David R. Henderson  

A Day That Should Live in Infamy

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Today is the 40th anniversary of President Nixon's announcement of price controls on the American economy. He imposed an immediate freeze on all wages and prices that lasted for 90 days. Then he went through the various phases of control, leading to decontrol by 1974. With one main exception: oil and gasoline. Controls remained on oil and gasoline and these controls led to a lot of damage. Let me count the ways:
1. Because OPEC raised the price of oil in the fall of 1973, but the price controls did not allow all of the price increase to be passed on, there were shortages, line-ups, and violence.
2. Because some refiners had access to "old oil," whose price was controlled at $4.25 per barrel, whereas other refiners had to buy oil on the world market for the world price, which was about $11 per barrel, these latter refiners thought this was unfair. President Ford (I think) responded in 1974 by initiating the "entitlement" program. If you imported a barrel of oil, you became entitled to a fraction of a barrel of old oil at $4.25. As Joe Kalt and other economists pointed out at the time, a refiner who paid $11 for an imported barrel did not bear the whole $11 cost because he got a subsidy from crude producers for every barrel. This increased the amount of imported oil demanded, further strengthening OPEC. Moreover, the price controls discouraged exploration and production of oil, also strengthening OPEC. From wells that produced old oil, the producers received $4.25. "New oil" was decontrolled but, as I pointed out at the time, when something gets discovered, it becomes "old." Assuming that oil producers were not Charlie Brown being fooled by Lucy's football trick, the amount of new oil was lower than otherwise.
3. The shortage caused by the price controls led Nixon to impose the 55-mph speed limit nationally, a limit that the truckers called "the double nickel."
4. Because people were acting as if the price of gasoline was low, the government got upset about that and, under Ford, started CAFE, short for Corporate Average Fuel Economy. We're still suffering the consequences.
5. When President Carter came into office, he started an aggressive program of energy conservation standards, many of which are still with us today and many of which have been made more extreme.
6. Most people blamed OPEC, and particularly Arabs, for the gasoline shortage: they didn't blame Nixon. That led to calls to invade Saudi Arabia. Fortunately that never happened. Unfortunately, Carter started the Rapid Deployment Force so that he could have a force ready to invade the Middle East. That morphed into U.S. Central Command (CENTCOM) under Reagan and, of course, it later did invade the Middle East--twice.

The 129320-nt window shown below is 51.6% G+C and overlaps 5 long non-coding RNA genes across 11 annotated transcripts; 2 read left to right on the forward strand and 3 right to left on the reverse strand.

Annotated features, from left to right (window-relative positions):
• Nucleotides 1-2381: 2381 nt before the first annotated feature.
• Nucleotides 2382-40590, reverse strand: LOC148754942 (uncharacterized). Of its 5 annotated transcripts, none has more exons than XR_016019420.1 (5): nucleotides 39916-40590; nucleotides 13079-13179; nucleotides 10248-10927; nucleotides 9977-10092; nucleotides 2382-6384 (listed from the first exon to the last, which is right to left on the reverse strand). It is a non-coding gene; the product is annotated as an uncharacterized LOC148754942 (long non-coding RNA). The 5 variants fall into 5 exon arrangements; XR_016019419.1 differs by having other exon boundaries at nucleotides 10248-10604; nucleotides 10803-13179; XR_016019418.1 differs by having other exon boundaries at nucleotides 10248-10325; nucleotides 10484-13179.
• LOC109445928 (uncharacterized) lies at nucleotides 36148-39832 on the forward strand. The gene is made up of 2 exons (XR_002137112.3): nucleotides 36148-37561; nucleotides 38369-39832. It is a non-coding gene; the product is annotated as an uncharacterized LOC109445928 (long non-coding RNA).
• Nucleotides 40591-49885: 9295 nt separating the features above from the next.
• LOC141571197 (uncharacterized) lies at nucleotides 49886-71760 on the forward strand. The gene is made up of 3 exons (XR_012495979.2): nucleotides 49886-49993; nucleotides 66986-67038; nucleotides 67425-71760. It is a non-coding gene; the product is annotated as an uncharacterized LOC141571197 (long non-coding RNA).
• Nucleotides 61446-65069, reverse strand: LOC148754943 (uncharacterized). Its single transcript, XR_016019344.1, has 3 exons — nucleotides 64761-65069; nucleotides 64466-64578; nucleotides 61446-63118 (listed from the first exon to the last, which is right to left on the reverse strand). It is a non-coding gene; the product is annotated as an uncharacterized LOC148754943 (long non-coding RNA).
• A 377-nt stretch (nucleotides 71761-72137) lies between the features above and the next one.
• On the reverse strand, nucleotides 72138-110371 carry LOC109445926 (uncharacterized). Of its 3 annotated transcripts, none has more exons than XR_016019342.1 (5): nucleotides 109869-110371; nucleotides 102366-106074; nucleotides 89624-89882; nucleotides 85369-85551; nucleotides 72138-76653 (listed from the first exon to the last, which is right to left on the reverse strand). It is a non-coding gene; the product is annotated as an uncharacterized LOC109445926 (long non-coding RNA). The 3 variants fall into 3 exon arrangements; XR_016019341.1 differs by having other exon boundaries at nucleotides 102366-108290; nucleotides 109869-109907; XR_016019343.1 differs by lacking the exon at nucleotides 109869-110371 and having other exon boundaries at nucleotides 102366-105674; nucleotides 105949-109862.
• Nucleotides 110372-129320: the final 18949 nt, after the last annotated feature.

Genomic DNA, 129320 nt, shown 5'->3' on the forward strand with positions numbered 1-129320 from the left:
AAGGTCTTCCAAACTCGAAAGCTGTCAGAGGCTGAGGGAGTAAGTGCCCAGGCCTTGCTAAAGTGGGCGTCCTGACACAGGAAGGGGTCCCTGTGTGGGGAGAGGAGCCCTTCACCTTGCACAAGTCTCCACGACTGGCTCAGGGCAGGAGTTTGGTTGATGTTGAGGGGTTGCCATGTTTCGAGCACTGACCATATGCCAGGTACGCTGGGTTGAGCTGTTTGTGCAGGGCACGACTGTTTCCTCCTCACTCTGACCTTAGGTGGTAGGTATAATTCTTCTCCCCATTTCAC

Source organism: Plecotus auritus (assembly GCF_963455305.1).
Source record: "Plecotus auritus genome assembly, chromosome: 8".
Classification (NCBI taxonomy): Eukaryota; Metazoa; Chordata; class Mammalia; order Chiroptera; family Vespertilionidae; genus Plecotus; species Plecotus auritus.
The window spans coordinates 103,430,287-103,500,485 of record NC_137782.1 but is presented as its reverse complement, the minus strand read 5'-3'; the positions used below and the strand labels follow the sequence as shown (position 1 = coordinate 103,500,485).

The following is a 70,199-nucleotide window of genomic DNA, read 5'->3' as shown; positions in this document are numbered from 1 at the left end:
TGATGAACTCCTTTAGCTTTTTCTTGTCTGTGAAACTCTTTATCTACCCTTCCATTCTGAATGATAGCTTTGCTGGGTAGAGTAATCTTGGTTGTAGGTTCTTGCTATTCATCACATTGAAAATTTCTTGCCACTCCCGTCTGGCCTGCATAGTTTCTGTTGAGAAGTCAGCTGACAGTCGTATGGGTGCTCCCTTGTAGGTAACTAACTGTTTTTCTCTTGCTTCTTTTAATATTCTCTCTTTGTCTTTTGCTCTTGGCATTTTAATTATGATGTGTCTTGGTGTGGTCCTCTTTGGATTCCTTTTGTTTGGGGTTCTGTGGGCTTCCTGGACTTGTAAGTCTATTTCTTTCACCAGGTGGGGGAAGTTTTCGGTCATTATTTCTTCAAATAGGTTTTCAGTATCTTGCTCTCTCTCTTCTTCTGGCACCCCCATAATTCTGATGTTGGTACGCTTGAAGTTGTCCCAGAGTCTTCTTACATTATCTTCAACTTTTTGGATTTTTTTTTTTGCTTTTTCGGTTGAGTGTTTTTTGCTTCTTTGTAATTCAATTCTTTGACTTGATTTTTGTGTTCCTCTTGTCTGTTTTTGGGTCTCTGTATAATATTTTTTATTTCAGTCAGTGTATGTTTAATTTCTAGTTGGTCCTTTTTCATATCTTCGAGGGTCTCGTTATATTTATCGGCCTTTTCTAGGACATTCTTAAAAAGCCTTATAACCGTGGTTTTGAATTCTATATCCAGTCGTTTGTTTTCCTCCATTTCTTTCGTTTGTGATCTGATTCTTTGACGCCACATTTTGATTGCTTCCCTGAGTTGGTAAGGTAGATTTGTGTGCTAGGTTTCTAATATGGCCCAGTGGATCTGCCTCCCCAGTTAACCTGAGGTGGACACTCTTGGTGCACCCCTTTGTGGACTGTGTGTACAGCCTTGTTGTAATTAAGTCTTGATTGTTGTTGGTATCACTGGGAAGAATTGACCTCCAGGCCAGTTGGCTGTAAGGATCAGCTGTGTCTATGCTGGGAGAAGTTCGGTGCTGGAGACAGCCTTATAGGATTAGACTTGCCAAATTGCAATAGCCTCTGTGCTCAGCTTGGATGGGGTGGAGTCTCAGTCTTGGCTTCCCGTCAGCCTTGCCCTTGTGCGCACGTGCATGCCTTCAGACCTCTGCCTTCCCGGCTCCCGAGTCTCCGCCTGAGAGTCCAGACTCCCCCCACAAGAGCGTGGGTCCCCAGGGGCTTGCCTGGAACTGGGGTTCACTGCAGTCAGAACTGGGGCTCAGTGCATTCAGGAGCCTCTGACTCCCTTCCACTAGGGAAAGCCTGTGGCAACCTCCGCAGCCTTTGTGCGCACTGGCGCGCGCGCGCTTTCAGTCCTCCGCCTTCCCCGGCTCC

Talking about blame, that reminds me of one of my favorite passages from Milton and Rose Friedman's Two Lucky People. Here's my telling:

In September 1971 Friedman and his former University of Chicago colleague George Shultz, then the administrator of President Nixon's price controls, had a discussion with Nixon in the Oval Office. As Friedman was about to leave, Nixon said the price controls would be ended soon, adding, "Don't blame George for this monstrosity." Friedman answered, "I don't blame George. I blame you, Mr. President."


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COMMENTS (5 to date)
Gary Rogers writes:

The way this administration is going, I would almost bet on more price controls before we are done. That is where history has almost always taken previous governments who found that loose monetary policy failed to solve their problems.

David R. Henderson writes:

@Gary Rogers,
"before we are done" is too vague. But if you're willing to be more specific, we might have a bet. Certainly monetary policy has not been loose and the inflation rate is low.

marcus nunes writes:

David
Tellingly you donĀ“t mention that the price controls came on the same day as the "closing of the gold window". But that "side of the day" is what the "Mises Institute guys" are mourning today!
http://thefaintofheart.wordpress.com/2011/08/15/%E2%80%9Caugust-15-1971%E2%80%9D/

Charles R. Williams writes:

The instant that Reagan deregulated the price of oil, the price started to fall.

Gary Rogers writes:

David:

You are correct that "before we are done" is inadequate and I am considering what time frame I would put on my prediction. I always hate it when people make me do that. However, I still argue that a zero discount rate for the next two years, a falling dollar index and a rapidly climbing m2 constitute a loose monetary policy in spite of the absense of measurable CPI inflation. The problem is velocity, not money supply and if the Fed is using the wrong tool, the current policy will lead to trouble.

By the way, we already have price fixing in Medicare and Medicaid and look at the problems that created. Is it a stretch to predict imagine that the same legislators that want to expanded theses programs would try something similar in other areas?

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